Debra Astrug was struggling. She couldn’t read or drive, she worried about crossing the street to get the mail, and she couldn’t draw (…)
Astrug needed a transplant, this time of corneal stem cells from a living donor to fix her limbal stem cell deficiency, which causes the cornea to be covered with abnormal tissue. She underwent the transplant in March 2013 at Loyola University Medical Center in Maywood and now has near-perfect vision with a therapeutic lens (…)
Astrug’s sister would have been an ideal candidate to donate the tissue, but she died in 2005 from stomach cancer. Next best would be her three adult children, Jessica, Lauren and Peter Astrug, all of whom were willing to donate to their mother, a widow (…)
Dr. Bouchard, who performed the surgery, removed two small pieces of tissue from Jessica’s right eye, and then went into the other operating room where he harvested additional stem cells from an eye bank cornea donor and then went to work on Debra.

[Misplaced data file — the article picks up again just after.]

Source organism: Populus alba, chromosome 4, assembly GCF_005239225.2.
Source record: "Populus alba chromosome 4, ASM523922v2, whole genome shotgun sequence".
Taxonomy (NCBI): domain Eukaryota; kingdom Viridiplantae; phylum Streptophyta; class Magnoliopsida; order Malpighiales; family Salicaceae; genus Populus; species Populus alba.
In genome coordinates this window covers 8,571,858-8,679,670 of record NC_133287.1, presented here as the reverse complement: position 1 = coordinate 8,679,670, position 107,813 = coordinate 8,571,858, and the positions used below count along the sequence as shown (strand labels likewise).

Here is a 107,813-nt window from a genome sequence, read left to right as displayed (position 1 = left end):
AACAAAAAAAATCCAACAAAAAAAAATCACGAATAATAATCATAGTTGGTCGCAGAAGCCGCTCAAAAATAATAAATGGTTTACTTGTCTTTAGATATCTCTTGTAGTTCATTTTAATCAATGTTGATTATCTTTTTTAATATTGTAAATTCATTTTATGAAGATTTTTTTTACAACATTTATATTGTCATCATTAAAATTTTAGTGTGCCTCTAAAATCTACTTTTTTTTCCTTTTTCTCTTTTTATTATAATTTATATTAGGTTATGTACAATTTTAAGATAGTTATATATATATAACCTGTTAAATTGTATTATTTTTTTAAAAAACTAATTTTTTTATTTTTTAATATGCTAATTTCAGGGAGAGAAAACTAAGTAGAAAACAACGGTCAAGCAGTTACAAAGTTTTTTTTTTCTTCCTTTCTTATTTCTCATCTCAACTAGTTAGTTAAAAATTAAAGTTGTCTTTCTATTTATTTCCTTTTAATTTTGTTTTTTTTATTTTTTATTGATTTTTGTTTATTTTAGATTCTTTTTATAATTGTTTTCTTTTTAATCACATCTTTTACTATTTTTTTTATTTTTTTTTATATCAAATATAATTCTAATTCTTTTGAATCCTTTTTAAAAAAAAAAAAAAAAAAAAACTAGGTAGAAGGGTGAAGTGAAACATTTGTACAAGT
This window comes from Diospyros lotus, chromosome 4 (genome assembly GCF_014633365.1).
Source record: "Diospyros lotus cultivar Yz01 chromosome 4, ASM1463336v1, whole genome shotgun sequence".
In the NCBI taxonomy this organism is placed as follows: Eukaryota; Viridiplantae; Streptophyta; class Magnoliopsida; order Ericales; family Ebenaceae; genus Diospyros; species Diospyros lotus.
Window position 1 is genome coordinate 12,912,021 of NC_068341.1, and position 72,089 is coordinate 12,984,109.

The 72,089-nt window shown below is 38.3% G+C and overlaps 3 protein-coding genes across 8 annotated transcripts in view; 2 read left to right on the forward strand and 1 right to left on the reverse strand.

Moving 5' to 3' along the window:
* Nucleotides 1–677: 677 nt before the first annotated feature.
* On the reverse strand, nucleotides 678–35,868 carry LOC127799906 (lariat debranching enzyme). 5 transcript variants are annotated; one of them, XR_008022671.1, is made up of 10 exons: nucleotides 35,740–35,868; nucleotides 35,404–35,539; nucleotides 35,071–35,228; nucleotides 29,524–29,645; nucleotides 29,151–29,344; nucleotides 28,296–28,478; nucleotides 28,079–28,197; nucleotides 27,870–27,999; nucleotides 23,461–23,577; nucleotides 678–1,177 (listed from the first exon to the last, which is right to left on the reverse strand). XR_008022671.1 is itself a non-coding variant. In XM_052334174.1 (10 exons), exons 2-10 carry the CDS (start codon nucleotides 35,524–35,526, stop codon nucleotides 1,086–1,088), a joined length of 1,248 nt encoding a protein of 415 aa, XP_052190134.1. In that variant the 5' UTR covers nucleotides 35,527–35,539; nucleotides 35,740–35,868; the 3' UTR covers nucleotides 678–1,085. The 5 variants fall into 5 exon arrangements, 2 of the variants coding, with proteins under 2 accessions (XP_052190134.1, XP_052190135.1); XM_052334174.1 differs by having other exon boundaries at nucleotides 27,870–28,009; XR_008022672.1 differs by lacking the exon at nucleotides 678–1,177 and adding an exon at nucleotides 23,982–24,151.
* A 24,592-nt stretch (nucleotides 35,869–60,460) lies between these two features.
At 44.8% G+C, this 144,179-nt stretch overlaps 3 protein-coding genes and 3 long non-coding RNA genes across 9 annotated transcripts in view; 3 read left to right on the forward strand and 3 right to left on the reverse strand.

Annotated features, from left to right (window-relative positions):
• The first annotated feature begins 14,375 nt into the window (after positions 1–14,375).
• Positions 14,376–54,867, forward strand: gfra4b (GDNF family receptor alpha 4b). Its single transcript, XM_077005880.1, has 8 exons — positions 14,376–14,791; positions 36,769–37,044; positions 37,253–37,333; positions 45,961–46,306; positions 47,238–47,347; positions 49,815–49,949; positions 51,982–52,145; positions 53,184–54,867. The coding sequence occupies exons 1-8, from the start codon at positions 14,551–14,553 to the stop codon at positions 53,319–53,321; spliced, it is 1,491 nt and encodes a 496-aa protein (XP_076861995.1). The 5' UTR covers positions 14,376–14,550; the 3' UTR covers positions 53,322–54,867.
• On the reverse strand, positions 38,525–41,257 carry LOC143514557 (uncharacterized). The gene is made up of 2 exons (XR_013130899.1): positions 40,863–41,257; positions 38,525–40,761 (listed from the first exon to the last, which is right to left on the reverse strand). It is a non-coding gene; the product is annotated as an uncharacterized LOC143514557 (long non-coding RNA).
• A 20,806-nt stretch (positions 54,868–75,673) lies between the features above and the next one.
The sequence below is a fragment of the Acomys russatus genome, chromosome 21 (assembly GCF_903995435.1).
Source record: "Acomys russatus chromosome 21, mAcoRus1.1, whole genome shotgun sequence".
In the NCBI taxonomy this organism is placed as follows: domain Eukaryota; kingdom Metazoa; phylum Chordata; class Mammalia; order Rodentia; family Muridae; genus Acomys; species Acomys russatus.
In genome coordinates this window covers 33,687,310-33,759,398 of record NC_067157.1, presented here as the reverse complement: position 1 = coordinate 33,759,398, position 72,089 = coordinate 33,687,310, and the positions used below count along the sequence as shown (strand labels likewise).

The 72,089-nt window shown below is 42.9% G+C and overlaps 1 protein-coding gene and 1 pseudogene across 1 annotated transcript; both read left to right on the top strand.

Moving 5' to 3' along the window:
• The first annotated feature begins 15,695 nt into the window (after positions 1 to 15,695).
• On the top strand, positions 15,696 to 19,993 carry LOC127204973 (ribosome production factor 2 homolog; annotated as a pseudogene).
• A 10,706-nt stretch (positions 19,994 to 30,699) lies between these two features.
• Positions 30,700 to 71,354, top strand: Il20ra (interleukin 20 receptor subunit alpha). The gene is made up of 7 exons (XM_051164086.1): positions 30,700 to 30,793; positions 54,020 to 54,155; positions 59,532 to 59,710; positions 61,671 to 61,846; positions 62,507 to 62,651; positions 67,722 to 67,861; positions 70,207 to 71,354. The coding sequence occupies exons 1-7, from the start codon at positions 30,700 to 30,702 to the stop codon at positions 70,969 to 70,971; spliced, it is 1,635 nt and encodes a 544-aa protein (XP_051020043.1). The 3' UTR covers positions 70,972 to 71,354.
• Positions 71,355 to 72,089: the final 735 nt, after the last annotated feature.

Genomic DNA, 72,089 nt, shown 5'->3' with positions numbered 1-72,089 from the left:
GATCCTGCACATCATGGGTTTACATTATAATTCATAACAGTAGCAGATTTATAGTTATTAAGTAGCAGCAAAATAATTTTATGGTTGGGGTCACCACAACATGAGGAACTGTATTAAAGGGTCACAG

“We then removed the abnormal tissue from Debra’s cornea and, using biological glue, attached the stem cells from Jessica as well as those from the eye bank cornea,” Bouchard said, noting that the procedure is uncommon but several corneal surgeons in Chicago perform such stem cell transplants (…)
Bouchard said the biggest risk for Jessica is the chance of developing stem cell deficiency in the future, but that would be rare.
The stem cell transplant restores the normal outer layer of the cornea, which is the clear part of the eye. “If there is scarring or other causes of vision loss, like macular degeneration, or glaucoma or optic nerve disease, this procedure will not help blindness from these causes,” Bouchard said (…)